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Write a Winning Résumé

Learn the basic elements that make up the perfect résumé

A résumé is not an end in itself; it’s a tool to get the employer’s attention. You need a well-written, up-to-date résumé to market yourself effectively.

See also: Get noticed with your cover letter.

An attention-getting résumé is one that conveys your personal brand — the unique combination of skills, achievements and abilities that shows you are an outstanding candidate for the job.

The must-do’s

  • Tailor your résumé to the specific job you’re applying for. Don’t send the same résumé to hundreds of employers.
  • Keep it brief — maximum two pages.
  • Proofread several times. One typo can send your résumé to the trash.
  • Always include a cover letter with your résumé.

Basic elements of a résumé

  • Contact information: name, mailing address, phone and email address
  • Brief statement of your key experience and strengths. This is optional, but many career experts recommend it as a way to convey key information at a glance.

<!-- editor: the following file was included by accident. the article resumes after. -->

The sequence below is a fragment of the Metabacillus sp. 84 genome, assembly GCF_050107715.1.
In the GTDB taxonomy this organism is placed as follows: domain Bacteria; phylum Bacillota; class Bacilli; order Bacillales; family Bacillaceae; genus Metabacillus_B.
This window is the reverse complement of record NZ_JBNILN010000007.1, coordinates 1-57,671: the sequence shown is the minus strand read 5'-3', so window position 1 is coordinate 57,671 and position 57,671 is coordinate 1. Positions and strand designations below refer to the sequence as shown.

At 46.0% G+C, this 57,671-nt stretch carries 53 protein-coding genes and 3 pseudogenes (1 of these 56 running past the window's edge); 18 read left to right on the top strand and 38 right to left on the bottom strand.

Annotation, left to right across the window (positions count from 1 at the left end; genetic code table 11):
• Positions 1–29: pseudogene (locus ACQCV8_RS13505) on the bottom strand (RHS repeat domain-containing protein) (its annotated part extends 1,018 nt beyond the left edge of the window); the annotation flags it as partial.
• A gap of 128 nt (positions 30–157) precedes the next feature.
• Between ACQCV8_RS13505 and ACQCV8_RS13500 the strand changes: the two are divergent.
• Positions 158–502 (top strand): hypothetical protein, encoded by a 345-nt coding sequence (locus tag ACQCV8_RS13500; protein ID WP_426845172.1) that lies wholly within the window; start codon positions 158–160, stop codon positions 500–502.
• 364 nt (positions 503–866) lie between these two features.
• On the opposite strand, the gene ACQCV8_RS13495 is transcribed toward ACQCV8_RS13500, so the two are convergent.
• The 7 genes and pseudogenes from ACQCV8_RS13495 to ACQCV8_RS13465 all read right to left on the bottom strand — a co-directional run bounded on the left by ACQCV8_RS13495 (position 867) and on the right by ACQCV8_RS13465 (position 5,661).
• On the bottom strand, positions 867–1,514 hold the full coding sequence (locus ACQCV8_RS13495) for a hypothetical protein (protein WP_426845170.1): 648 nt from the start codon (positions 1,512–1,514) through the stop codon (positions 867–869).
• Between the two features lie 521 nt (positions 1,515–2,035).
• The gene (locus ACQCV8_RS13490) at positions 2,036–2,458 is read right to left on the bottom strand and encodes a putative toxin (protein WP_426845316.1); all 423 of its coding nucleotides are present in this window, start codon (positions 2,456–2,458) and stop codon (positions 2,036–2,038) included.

• Work experience that is relevant to the job for which you are applying
  • Skills, areas of expertise and specific accomplishments
  • Education, training and certifications
  • Awards, professional memberships and volunteer work — if relevant to the job

Keywords — the key to success

  • Keywords are the industry-specific terms necessary to get attention.
  • Learn more about keywords at QuintCareers.com.
  • Sprinkle keywords throughout the résumé. Use them when referring to job titles, accomplishments, experience, skills, education, career objectives and training.
  • In online résumé, use the exact keywords and language that the employers uses in the job posting, or your résumé will be discarded. 

What to include

  • Your most recent relevant jobs — within the past 15 years.
  • Accomplishments, not just job duties. Avoid phrases like “responsible for” or “duties included.”
  • Results and outcomes. Quantify your achievements and use action verbs. For example,  “increased sales by 40%,” “expanded program,” “exceeded fundraising targets.”
  • Skills and experience that are most relevant to the job you’re applying for. Include the specific computer skills that are mentioned in the job posting.
  • Transferable skills from nonwork settings such as volunteering — especially if you have gaps in your work history.

Next: 4 things you should remove from your résumé. >>

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